Death Benefits by Sharon Saracino

Death Benefits by Sharon Saracino
Max Logan Series Book 1
Publisher: The Wild Rose Press, Inc
Genre: Contemporary, Paranormal, Sci-Fi/Fantasy
Length: Full Length (205 pages)
Heat Level: Sweet
Rating: 5 stars
Reviewed by Orchid

Max Logan’s insecurities have consumed her to the point she has allowed them to skew her perceptions of people and circumstances. She has grown progressively more bitter, sarcastic, and solitary since her divorce and feels as though she has spent a lifetime getting the short end of the stick through no fault of her own; still she trudges on.

Things can always get better, right? Of course, it’s hard to cultivate optimism when she finds herself dead, the victim of a D.I.E (Death in Error) caused by an overeager Grim Reaper in Training. She brokers a deal to be sent back to Earth as a temporary substitute for the Superintendent of Spiritual Impediment.

Can a girl who can’t recognize her own problems rectify the issues of the living impaired? Or will she discover that concentrating on their issues gives her a new perspective on her own?

What do you do when you slip in the shower and wake up dead? This is what happened to Max Logan. She wakes up in the foyer of the afterlife – which looks like a dirty bus depot – and finds her life has been cut short by accident. What to do? Bargain for another chance at life.

This book is hilarious. Max feels extremely sorry for herself, divorced, unemployed and living above the garage of her father and stepmother and now she’s dead through no fault of her own. Her ex interferes with her second chance at life and her outlook changes to consider others, rather than herself. She has to temp for the supervisor of the afterlife and her challenges come thick and fast. She doesn’t even have time to get over her accident.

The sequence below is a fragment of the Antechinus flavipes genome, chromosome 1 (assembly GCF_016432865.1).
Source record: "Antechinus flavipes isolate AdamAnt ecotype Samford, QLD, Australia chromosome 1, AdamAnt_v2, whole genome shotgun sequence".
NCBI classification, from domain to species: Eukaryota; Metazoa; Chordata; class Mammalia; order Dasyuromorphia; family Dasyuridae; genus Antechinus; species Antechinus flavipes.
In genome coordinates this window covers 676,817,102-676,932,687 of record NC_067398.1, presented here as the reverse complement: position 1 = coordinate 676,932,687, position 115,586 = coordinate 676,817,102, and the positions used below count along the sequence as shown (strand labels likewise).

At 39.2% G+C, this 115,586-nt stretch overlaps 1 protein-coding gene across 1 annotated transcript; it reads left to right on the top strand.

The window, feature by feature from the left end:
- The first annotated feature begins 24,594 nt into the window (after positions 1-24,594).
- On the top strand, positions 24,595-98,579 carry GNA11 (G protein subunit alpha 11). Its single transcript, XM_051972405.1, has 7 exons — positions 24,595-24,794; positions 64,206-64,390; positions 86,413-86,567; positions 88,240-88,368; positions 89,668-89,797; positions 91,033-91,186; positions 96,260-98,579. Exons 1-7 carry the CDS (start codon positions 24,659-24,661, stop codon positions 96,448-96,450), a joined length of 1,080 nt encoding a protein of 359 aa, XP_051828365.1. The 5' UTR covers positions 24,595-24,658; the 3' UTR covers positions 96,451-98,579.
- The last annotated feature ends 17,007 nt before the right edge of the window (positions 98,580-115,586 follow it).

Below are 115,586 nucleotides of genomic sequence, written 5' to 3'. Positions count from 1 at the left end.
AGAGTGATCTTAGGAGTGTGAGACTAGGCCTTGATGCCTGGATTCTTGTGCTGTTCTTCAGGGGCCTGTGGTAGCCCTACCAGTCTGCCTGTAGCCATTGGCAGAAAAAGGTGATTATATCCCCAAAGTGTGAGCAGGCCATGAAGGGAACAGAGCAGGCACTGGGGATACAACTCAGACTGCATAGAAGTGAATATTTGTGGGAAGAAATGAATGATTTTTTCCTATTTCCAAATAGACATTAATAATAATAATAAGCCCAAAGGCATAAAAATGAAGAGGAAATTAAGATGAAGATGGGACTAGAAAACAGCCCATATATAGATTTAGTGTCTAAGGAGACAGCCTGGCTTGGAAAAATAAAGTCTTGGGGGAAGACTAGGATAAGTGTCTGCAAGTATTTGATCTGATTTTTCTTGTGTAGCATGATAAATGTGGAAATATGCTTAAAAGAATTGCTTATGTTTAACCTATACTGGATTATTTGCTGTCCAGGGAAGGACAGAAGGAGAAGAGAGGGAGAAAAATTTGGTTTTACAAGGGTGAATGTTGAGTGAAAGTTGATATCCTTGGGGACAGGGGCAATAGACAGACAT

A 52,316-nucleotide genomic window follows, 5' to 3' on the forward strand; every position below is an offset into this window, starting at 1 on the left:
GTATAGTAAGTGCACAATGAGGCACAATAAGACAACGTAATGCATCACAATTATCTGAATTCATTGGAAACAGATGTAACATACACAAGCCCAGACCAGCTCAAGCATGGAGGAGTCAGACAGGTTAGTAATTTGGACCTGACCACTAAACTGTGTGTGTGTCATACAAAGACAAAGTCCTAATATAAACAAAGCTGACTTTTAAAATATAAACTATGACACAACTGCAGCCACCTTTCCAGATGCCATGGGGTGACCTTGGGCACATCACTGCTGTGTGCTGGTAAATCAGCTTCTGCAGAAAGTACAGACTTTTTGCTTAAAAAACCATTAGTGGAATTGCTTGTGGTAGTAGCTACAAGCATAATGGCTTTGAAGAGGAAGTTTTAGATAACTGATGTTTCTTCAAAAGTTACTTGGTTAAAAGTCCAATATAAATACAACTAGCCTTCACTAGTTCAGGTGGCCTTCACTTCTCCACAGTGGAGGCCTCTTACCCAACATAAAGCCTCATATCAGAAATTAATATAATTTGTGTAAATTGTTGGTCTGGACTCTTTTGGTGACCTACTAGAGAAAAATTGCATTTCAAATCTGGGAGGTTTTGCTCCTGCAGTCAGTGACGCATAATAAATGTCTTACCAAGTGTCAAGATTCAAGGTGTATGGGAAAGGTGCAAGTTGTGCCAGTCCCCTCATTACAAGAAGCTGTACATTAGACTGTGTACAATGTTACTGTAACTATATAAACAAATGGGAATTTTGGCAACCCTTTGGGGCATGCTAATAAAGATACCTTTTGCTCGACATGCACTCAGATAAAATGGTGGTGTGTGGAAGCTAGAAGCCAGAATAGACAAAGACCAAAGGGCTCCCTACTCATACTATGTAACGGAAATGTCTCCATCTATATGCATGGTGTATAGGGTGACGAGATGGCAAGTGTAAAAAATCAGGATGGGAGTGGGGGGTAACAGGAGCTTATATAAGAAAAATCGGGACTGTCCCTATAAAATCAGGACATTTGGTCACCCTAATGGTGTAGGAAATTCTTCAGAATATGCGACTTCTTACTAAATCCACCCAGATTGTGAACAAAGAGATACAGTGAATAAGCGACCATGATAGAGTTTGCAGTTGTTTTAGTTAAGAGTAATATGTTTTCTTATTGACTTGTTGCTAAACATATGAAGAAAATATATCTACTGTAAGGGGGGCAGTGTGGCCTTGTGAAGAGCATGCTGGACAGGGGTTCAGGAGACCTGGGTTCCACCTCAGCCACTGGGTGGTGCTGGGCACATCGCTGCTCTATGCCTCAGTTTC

Max is a very innovative heroine and the book is definitely one that can’t be put down until it’s been read from beginning to end. I was chuckling all the way through. This makes it sound as if there’s no mystery or conflict in the story, but there’s plenty on each page.

To sum up the book has reflection, confusion and lots of humor with a very likeable heroine.

The Pirate’s Revenge by Sarita Leone

The Pirate’s Revenge by Sarita Leone
The Lobster Cover Series
Publisher: The Wild Rose Press
Genre: Historical
Length: Short Story (118 pgs)
Heat Level: Sweet
Rating: 4 stars
Reviewed by Poinsettia

Still grieving the loss of her father, Mary Sweet finds solace strolling the seashore at Quinn Beach. There she meets a handsome stranger who seems to share her sadness. He is utterly alone in the world, and praying to assuage his grief with this change of scenery.

Revenge is a strong motivator, especially for a man who’s been mistreated his whole life. The promise of pirate’s gold colors Henry Titchell’s view–yet not so much that he can’t see the beauty in Miss Mary Sweet. But while Henry is a stranger to Lobster Cove, he has not “stumbled” upon the place as he would have Mary believe. Instead he seeks retribution rather than rest

When Mary realizes the newcomer is not who he seems, will her heart be willing to forgive his sins?

Henry has a choice to make.

Tales of pirate treasure draw Henry to the picturesque coastal town of Lobster Cove. In the beginning, the source of Henry’s sorrow isn’t clear, but it quickly becomes apparent that he has never known a kind or gentle word. When the truth of his upbringing is finally revealed, it is heartbreaking. After Henry’s tormenters meet a fiery fate, he is finally free to make his own way in the world, and Henry decides to seek out a fortune. However, the people of Lobster Cove aren’t what he expected, and Henry certainly never anticipated meeting Mary. Will he pursue the gold or Mary’s heart? I eagerly anticipated learning the answer.

The romance between Henry and Mary is sweet. They are both wounded and seek to find peace on the beach. Instead, they find each other. I enjoyed watching Mary and Henry get to know each other. Their talks on the beach are lovely, and it is clear they will make a great couple. The only obstacle to their happy ending is Henry’s inner turmoil and his belief that he is unworthy of love and kindness. Mary is smart, and she can tell he’s hiding something. Mary has never given Henry a reason to doubt her sincerity. As I read, I wondered if he’d ever find the courage to tell her the truth.

Lobster Cove is the perfect place for Henry to heal his battered soul. The people there are generally kind. There are a few suspicious folks, but nothing serious enough to put Henry in any real danger. As Henry began to realize he could build a life in Lobster Cove, I liked watching Henry’s eyes open to a new life filled with possibility.

Reading The Pirate’s Revenge was very enjoyable. I liked Henry and Mary very much and had fun following their budding romance. Fans of sweet historical romance should give this book a try.